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Abbreviations: D, decreased; N, normal.

Abbreviations: D, decreased; N, normal.

b. Improves capillary resistance and thereby improves platelet economy.

c. Inhibits platelet antibody production.

2. Dose and duration:

a. A course of prednisone, 2 mg/kg/day (maximum 60 mg/day), is given in divided doses. Prednisone is reduced in a stepwise fashion at 5- to 7-day intervals, irrespective of the platelet count, and is stopped at the end of 21-28 days, regardless of the response. A shorter course of prednisone at 4 mg/kg/day for 4 days has also been used with success.

b. In severe cases, methylprednisolone (Solu-Medrol) 30 mg/kg/day (500 mg/m2/day; maximum 1 g/day) for 3 days produces a more rapid response than steroids in conventional doses.

c. Prolonged use of steroids in ITP is undesirable. Large doses or prolonged steroid usage may perpetuate the thrombocytopenia and depress platelet production. It also leads to side effects including weight gain, cushingoid facies, fluid retention, acne, hyperglycemia, hypertension, mood swings, pseudotumor cerebri, cataracts, growth retardation, and avascular necrosis.

High-Dose Intravenous Gammaglobulin

1. Mechanisms of action for high-dose intravenous gammaglobulin (IVGG) include:

a. Reticuloendothelial Fc-receptor blockade b. Activation of inhibitory pathways c. Decrease in autoantibody synthesis.

2. Indications in acute ITP:

a. Neonatal symptomatic immune thrombocytopenia and infants less than 2 years of age who are generally more refractory to steroid treatment b. Alternative therapy to corticosteroid therapy but is much more expensive, has significant side effects, is not significantly clinically better than steroid therapy to justify expense and side effects of its use.

3. Dosage:

a. Acute ITP: a total dose of 2 g/kg body weight given as follows:

Lower doses of 800 mg/kg/day as a single dose or 250 mg/kg/day for 2 days have been used with success.

b. Chronic ITP:

(1) Initial IVGG dose of 1 g/kg body weight daily for 2 days, followed by periodic single infusions (0.4-1 g/kg depending on response) to maintain platelet count at a safe level (>20,000/mm3)

(2) Alternate-day corticosteroids is useful adjunctive therapy when IVGG is used.

4. Response:

a. Acute ITP: 80% respond initially

More rapid increase in platelet counts compared to steroid treatment.

5. IVGG toxicity:

a. Anaphylaxis in IgA-deficient patients because of preexisting IgA antibodies that react with small amounts of IgA present in commercially available gam-maglobulin.

b. Postinfusion headache in 20% of patients; transient and possibly severe (in severe cases, administer postinfusion dexamethasone 0.15-0.3 mg/kg IV). Severe headache in ITP may suggest the presence of intracranial hemorrhage and if clinically indicated may require a CT scan.

c. Fever and chills in 1-3% of patients; prophylactic acetaminophen (10-15 mg/kg, 4 hourly, as required) and diphenhydramine (1 mg/kg, 6-8 hourly, as required) to reduce the incidence and severity.

d. Coombs-positive hemolytic anemia because of the presence of blood group antibodies (anti-A, anti-B, and anti-D) present in IVGG.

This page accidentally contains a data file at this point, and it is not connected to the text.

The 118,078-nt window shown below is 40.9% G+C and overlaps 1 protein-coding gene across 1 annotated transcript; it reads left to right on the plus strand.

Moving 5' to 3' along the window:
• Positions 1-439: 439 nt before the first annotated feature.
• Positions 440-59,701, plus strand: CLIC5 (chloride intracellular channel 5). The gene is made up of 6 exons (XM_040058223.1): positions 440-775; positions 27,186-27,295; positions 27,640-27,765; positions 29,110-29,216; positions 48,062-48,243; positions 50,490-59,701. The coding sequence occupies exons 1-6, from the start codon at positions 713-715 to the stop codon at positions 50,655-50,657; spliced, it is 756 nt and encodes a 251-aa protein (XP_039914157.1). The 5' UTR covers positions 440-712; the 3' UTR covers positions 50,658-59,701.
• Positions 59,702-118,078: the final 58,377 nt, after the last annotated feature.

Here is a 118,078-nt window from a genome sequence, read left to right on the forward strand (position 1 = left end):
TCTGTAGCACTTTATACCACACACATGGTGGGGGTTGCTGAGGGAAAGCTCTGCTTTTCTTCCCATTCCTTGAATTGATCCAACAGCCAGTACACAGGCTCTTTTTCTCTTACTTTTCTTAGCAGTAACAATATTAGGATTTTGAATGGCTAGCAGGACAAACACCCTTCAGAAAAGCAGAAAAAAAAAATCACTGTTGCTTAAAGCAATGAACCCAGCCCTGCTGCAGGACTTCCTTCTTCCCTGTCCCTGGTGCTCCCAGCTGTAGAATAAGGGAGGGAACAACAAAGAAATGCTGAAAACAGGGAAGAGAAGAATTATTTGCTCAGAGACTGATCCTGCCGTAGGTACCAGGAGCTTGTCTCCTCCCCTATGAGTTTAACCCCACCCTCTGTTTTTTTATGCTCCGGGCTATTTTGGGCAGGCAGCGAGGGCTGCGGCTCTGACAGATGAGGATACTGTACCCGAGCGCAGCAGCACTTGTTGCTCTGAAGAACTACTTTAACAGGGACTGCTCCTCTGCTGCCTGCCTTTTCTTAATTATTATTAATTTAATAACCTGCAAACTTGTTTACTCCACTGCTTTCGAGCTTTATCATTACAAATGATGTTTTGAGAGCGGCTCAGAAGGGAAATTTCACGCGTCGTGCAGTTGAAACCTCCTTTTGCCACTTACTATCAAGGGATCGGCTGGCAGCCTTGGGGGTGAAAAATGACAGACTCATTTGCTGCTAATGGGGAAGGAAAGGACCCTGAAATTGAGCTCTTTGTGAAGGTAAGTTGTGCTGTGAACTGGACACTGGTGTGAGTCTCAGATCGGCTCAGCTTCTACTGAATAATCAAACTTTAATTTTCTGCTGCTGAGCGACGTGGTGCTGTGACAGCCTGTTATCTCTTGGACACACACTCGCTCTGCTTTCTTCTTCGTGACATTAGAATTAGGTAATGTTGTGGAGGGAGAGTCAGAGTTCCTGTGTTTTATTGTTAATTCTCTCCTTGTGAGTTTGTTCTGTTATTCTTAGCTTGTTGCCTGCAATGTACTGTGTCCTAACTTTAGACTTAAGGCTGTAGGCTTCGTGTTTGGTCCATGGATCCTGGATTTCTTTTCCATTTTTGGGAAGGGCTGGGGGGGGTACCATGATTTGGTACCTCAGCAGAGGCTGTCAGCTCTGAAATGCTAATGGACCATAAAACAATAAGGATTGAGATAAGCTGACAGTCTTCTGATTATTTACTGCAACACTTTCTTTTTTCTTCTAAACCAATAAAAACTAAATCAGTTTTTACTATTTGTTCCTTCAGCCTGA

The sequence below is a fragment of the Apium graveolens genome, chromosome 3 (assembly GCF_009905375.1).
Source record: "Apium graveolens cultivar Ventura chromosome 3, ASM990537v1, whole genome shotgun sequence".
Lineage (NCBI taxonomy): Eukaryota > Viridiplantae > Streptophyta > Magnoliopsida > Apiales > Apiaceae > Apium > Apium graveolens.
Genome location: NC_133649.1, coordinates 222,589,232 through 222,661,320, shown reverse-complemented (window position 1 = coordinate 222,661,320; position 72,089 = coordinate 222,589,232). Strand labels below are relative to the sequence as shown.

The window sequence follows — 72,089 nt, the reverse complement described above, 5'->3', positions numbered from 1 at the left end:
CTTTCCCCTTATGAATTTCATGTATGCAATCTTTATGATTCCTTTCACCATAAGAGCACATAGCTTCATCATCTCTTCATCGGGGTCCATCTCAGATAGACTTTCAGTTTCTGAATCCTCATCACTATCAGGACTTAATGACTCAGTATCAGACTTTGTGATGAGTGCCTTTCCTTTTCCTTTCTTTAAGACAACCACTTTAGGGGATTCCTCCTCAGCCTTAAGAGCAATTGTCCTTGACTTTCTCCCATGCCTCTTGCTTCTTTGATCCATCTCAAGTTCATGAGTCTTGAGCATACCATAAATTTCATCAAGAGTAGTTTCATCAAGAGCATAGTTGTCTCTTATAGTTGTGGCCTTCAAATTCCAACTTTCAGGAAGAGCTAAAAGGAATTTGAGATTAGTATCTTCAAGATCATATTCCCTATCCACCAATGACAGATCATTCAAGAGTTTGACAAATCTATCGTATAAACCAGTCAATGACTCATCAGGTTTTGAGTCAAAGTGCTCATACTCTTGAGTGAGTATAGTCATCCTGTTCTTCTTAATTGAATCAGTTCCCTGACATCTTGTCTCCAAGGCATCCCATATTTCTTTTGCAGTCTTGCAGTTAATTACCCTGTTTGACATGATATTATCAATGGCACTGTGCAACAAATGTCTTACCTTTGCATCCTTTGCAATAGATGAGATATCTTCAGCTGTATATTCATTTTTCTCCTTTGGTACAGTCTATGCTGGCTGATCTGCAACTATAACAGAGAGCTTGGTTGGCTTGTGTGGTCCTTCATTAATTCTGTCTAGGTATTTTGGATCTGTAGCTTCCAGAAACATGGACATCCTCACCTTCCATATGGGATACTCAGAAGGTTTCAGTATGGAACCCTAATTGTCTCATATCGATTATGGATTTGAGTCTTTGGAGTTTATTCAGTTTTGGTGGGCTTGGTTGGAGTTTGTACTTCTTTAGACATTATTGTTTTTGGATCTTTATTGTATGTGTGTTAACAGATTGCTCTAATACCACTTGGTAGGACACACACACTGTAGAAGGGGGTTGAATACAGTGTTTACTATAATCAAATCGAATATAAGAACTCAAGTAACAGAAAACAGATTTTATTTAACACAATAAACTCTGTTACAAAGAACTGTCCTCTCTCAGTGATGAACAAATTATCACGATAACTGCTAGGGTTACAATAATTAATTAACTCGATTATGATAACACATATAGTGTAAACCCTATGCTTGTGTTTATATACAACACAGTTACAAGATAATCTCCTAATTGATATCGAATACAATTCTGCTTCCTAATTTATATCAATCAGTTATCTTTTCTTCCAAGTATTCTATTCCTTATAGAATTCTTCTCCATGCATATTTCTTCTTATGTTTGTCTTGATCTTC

e. Hepatitis C virus (HCV) infection reported in patients receiving IVGG; however, no reports of HIV infection with any licensed preparation in the United States has been described.

Anti-D Therapy

Anti-D is a plasma-derived gamma immune globulin containing a high titer of antibodies to Rh antigens of the red blood cells (RBC) for IV injection. WinRho SDF (Nabi, Boca Raton, FL, USA) has been licensed in the United States, Canada, and Ireland.

Infusion of IV anti-D immunoglobulin to Rh-positive individuals causes a transient hemolytic anemia in the recipient. The mechanism for the beneficial effect of anti-D in ITP is blockade of the Fc receptors of reticuloendothelial cells with antibody-coated autologous red blood cells (Table 10-6). Because the Fc receptors are blocked with antibody-coated RBCs, the receptors are not available to antibody-coated platelets in ITP. The increase in platelet count occurs after 48 hours; therefore, this therapy is not appropriate for emergency treatment. Patients who have not undergone splenectomy are more likely to respond to IV anti-D than are splenec-tomized patients.

Prerequisite for use

The patient must be Rh positive for this mode of therapy to be beneficial.

Dose

Anti-D 50-75 |g/kg IV infusion over a 3- to 5-minute period. The hemoglobin level should be checked approximately 1 week later, but no sooner than 3-4 days. If the hemoglobin level decrease is 1 g/dL or less, the dose can be increased up to 70-80 |g/kg dose. Repeat anti-Rh D treatment at 3- to 8-week intervals, maintaining a platelet count of more than 20,000/mm3.

Viral safety

No cases of viral transmission have been reported in patients receiving WinRho, anti-D.

Adverse drug reactions

Fever

Chills

Headache

Drop in hemoglobin and hematocrit attributed to anti-D-related hemolysis.

These symptoms are directly attributable to anti-D-related hemolysis and a positive Coombs reaction.

Hypersensitivity reactions

Acute anaphylactic reaction is a remote possibility. IgE-mediated and immune complex reactions have been reported with the use of anti-D. No reactions to anti-D have been reported in IgA-deficient patients.